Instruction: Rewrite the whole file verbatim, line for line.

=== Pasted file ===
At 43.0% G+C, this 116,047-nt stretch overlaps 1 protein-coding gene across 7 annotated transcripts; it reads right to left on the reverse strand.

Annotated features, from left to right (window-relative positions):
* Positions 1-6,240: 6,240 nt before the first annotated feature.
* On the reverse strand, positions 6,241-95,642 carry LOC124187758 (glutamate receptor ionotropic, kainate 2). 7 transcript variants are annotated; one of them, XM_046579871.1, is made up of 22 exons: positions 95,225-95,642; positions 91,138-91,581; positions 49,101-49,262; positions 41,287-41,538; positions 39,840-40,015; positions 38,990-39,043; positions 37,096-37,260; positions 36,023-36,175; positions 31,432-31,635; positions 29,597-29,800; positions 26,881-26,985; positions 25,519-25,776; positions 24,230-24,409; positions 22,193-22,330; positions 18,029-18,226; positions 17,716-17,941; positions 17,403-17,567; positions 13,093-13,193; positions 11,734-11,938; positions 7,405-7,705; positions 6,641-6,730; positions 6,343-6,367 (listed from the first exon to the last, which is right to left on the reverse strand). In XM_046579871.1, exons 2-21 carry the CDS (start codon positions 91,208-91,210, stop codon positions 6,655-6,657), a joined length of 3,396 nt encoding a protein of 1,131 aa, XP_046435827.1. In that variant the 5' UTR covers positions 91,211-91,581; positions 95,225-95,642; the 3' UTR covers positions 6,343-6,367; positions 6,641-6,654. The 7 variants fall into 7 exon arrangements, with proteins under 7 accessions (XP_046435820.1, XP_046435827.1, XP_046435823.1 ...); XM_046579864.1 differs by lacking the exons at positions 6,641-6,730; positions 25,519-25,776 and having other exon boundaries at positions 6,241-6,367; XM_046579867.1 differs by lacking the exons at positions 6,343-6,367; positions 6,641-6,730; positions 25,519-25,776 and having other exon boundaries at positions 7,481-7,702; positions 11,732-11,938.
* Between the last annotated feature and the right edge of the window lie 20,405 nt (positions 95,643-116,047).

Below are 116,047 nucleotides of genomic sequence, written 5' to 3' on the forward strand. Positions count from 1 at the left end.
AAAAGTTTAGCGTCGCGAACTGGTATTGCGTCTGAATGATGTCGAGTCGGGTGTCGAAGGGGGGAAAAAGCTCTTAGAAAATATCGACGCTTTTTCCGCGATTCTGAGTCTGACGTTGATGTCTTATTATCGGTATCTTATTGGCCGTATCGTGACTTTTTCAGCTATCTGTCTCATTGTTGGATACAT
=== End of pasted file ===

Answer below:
At 43.0% G+C, this 116,047-nt stretch overlaps 1 protein-coding gene across 7 annotated transcripts; it reads right to left on the reverse strand.

Annotated features, from left to right (window-relative positions):
* Positions 1-6,240: 6,240 nt before the first annotated feature.
* On the reverse strand, positions 6,241-95,642 carry LOC124187758 (glutamate receptor ionotropic, kainate 2). 7 transcript variants are annotated; one of them, XM_046579871.1, is made up of 22 exons: positions 95,225-95,642; positions 91,138-91,581; positions 49,101-49,262; positions 41,287-41,538; positions 39,840-40,015; positions 38,990-39,043; positions 37,096-37,260; positions 36,023-36,175; positions 31,432-31,635; positions 29,597-29,800; positions 26,881-26,985; positions 25,519-25,776; positions 24,230-24,409; positions 22,193-22,330; positions 18,029-18,226; positions 17,716-17,941; positions 17,403-17,567; positions 13,093-13,193; positions 11,734-11,938; positions 7,405-7,705; positions 6,641-6,730; positions 6,343-6,367 (listed from the first exon to the last, which is right to left on the reverse strand). In XM_046579871.1, exons 2-21 carry the CDS (start codon positions 91,208-91,210, stop codon positions 6,655-6,657), a joined length of 3,396 nt encoding a protein of 1,131 aa, XP_046435827.1. In that variant the 5' UTR covers positions 91,211-91,581; positions 95,225-95,642; the 3' UTR covers positions 6,343-6,367; positions 6,641-6,654. The 7 variants fall into 7 exon arrangements, with proteins under 7 accessions (XP_046435820.1, XP_046435827.1, XP_046435823.1 ...); XM_046579864.1 differs by lacking the exons at positions 6,641-6,730; positions 25,519-25,776 and having other exon boundaries at positions 6,241-6,367; XM_046579867.1 differs by lacking the exons at positions 6,343-6,367; positions 6,641-6,730; positions 25,519-25,776 and having other exon boundaries at positions 7,481-7,702; positions 11,732-11,938.
* Between the last annotated feature and the right edge of the window lie 20,405 nt (positions 95,643-116,047).

Below are 116,047 nucleotides of genomic sequence, written 5' to 3' on the forward strand. Positions count from 1 at the left end.
AAAAGTTTAGCGTCGCGAACTGGTATTGCGTCTGAATGATGTCGAGTCGGGTGTCGAAGGGGGGAAAAAGCTCTTAGAAAATATCGACGCTTTTTCCGCGATTCTGAGTCTGACGTTGATGTCTTATTATCGGTATCTTATTGGCCGTATCGTGACTTTTTCAGCTATCTGTCTCATTGTTGGATACAT